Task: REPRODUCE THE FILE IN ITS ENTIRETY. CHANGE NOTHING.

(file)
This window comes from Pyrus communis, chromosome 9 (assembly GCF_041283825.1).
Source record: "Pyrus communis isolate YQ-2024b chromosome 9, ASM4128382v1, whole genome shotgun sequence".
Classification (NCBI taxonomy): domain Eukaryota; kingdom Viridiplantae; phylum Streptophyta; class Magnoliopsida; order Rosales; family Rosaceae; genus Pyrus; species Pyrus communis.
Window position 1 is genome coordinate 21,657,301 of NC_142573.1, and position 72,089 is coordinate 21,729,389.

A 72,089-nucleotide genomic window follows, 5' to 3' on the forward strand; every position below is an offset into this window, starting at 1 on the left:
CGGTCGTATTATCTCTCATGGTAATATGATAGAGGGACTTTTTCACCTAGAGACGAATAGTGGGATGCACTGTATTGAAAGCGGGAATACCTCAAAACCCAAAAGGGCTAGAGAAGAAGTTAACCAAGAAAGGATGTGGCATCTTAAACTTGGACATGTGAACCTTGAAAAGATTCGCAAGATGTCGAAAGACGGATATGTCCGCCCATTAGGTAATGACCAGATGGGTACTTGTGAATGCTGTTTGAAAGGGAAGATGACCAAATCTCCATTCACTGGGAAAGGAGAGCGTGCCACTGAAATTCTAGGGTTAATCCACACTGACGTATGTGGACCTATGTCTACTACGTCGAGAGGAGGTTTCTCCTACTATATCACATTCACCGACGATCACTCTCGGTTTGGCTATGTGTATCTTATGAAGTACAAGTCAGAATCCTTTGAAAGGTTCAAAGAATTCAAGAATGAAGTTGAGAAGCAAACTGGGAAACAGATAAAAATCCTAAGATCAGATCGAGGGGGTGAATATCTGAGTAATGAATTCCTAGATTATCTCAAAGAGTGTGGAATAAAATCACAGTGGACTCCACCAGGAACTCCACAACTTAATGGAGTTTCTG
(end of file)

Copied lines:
This window comes from Pyrus communis, chromosome 9 (assembly GCF_041283825.1).
Source record: "Pyrus communis isolate YQ-2024b chromosome 9, ASM4128382v1, whole genome shotgun sequence".
Classification (NCBI taxonomy): domain Eukaryota; kingdom Viridiplantae; phylum Streptophyta; class Magnoliopsida; order Rosales; family Rosaceae; genus Pyrus; species Pyrus communis.
Window position 1 is genome coordinate 21,657,301 of NC_142573.1, and position 72,089 is coordinate 21,729,389.

A 72,089-nucleotide genomic window follows, 5' to 3' on the forward strand; every position below is an offset into this window, starting at 1 on the left:
CGGTCGTATTATCTCTCATGGTAATATGATAGAGGGACTTTTTCACCTAGAGACGAATAGTGGGATGCACTGTATTGAAAGCGGGAATACCTCAAAACCCAAAAGGGCTAGAGAAGAAGTTAACCAAGAAAGGATGTGGCATCTTAAACTTGGACATGTGAACCTTGAAAAGATTCGCAAGATGTCGAAAGACGGATATGTCCGCCCATTAGGTAATGACCAGATGGGTACTTGTGAATGCTGTTTGAAAGGGAAGATGACCAAATCTCCATTCACTGGGAAAGGAGAGCGTGCCACTGAAATTCTAGGGTTAATCCACACTGACGTATGTGGACCTATGTCTACTACGTCGAGAGGAGGTTTCTCCTACTATATCACATTCACCGACGATCACTCTCGGTTTGGCTATGTGTATCTTATGAAGTACAAGTCAGAATCCTTTGAAAGGTTCAAAGAATTCAAGAATGAAGTTGAGAAGCAAACTGGGAAACAGATAAAAATCCTAAGATCAGATCGAGGGGGTGAATATCTGAGTAATGAATTCCTAGATTATCTCAAAGAGTGTGGAATAAAATCACAGTGGACTCCACCAGGAACTCCACAACTTAATGGAGTTTCTG